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In the centuries that followed, great Christians such as Saints Edmund and Roch, Elizabeth of Hungary and Catherine of Siena, Charles Borromeo and John of God, Aloysius and Camillus, Louise de Marillac, Damian of Molokai, Piergiorgio Frassati and many others demonstrated Christian heroism in caring for those with infectious diseases. Today we have much better social systems, health institutions and public regulation, but the call of Christianity remains: not to lose heart, not to hide, but to live faith, hope and love actively in the world.

Communion and service: these key messages of Holy Thursday speak directly to our present situation and needs. Over the coming holy days we will encounter a God- a man whose words and example are not only of communion and service, but also of sacrifice and salvation. But already in days past we’ve witnessed countless acts of selfless service by health workers and pastors caring for the sick and anxious, by families and neighbours sustaining each other through isolation and grief, by researchers seeking a cure and essential workers keeping the wheels of society turning, by those lacking work but still looking out for others, and by those leading us through all this.

Three times in His Last Supper, Jesus addressed all those heroes and each of us about what to do in such a crisis. After washing our feet, He said “I’ve given you an example to follow.” After giving His Body and Blood for us and to us, He said “Do this in memory of Me” (1Cor 11:23-6). And before going to His death He gave us a last commandment, “No greater love has anyone than this: that they give their life for their friend… So love one another as I have loved you.” (Jn 13:34-35; 15:12-17)

Announcement Immediately after the Agnus Dei

Before Genuflecting

Because our current circumstances impede attendance at Mass and reception of Holy Communion: I invite you now to ask God to give you by spiritual communion for the graces you would have received in sacramental communion. Offer this Mass of the Lord’s Supper, and your hunger for the Eucharist, for the safety of your loved ones, yourselves and of our world at this time. God is not limited by our separation.

Introduction to the Mass of the Lord’s Supper

Livestreamed from St Mary’s Cathedral, Sydney

Welcome to this Mass of the Lord’s Supper at St Mary’s Cathedral, Sydney, livestreamed in response to the COVID19 pandemic and church closures. Tonight’s Mass marks the beginning of the Sacred Triduum, the three-day-long Liturgy commemorating the saving events of Christ’s Passion, Death and Resurrection. We know that on the night before He died, Christ instituted the Eucharist and the Priesthood, as the means of perpetuating His all-sufficing sacrifice for the salvation of the world. He also gave us the example of Christian service in washing His disciples’ feet. Though we cannot wash your feet tonight, please know that the priests of Sydney and beyond ache for your presence with them at Mass and are offering the Eucharist for you even when they cannot offer it with you.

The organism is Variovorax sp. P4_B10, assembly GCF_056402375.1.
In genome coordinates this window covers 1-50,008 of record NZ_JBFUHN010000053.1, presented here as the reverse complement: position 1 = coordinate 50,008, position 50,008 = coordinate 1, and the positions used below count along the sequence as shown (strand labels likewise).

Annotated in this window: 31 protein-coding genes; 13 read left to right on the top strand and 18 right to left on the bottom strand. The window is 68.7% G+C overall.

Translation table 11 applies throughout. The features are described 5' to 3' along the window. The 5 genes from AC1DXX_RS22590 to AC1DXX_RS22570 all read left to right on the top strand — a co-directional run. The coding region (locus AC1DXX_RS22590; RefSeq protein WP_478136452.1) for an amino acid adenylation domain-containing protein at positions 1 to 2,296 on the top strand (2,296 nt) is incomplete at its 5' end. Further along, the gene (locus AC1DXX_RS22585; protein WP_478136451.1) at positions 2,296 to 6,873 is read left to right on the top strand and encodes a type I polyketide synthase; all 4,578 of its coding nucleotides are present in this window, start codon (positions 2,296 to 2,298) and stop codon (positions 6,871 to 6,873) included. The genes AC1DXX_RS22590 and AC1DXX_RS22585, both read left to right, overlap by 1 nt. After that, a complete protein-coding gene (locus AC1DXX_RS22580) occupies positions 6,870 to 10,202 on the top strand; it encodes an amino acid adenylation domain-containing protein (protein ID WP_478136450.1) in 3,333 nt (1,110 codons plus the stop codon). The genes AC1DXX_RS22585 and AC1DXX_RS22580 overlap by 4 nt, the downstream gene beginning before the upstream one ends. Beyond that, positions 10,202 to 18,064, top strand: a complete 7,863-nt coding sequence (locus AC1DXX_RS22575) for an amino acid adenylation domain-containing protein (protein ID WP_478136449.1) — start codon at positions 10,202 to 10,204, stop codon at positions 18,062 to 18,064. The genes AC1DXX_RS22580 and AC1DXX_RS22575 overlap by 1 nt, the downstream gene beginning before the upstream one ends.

You in turn are maintaining contact with those in your neighbourhood, looking out for those who are isolated or anxious, and joining your prayers to those of the whole Church for an end to this disease and for safety for all people. And so, as we witness Christ’s Last Supper tonight and join Him on His way to the Cross tomorrow, we ask Him to ready us to rise out of the tombs of our sins and anxieties to new life at Easter…

[1]    Mt 26:26-29; Mk 14:22-25; Lk 22:19-20; Jn 6:48-51; 1Cor 10:14-17; 11:17-34 esp. vv. 23-26 etc.

[2]    5 to 10 million died in the Antonine Plague of 165-80 AD. See Sarah Yeomans, “The Antonine Plague and the spread of Christianity,” Biblical Archaeology Review 43(2) (2017), 22-24 & 66.

[3]     Cf. Sean F. Everton & Robert Schroeder, “Plagues, Pagans, and Christianity: Differential  Survival, Social Networks, and the Rise of Christianity”, Journal for the Scientific Study of Religion, 58(4) (2019), p. 778.

[4]     Rodney Stark, The Rise of Christianity: A Sociologist Reconsiders History (Princeton: Princeton University Press, 1996), p. 86.

[5]    The Plague of Cyprian of 249-70 AD.

[6]     St Cyprian of Carthage, De Mortalitate; cf. Stark, The Rise of Christianity, pp. 81-82.

[7]    Lyman Stone, “Christianity has been handling epidemics for 2000 years,” FP 13 March 2020.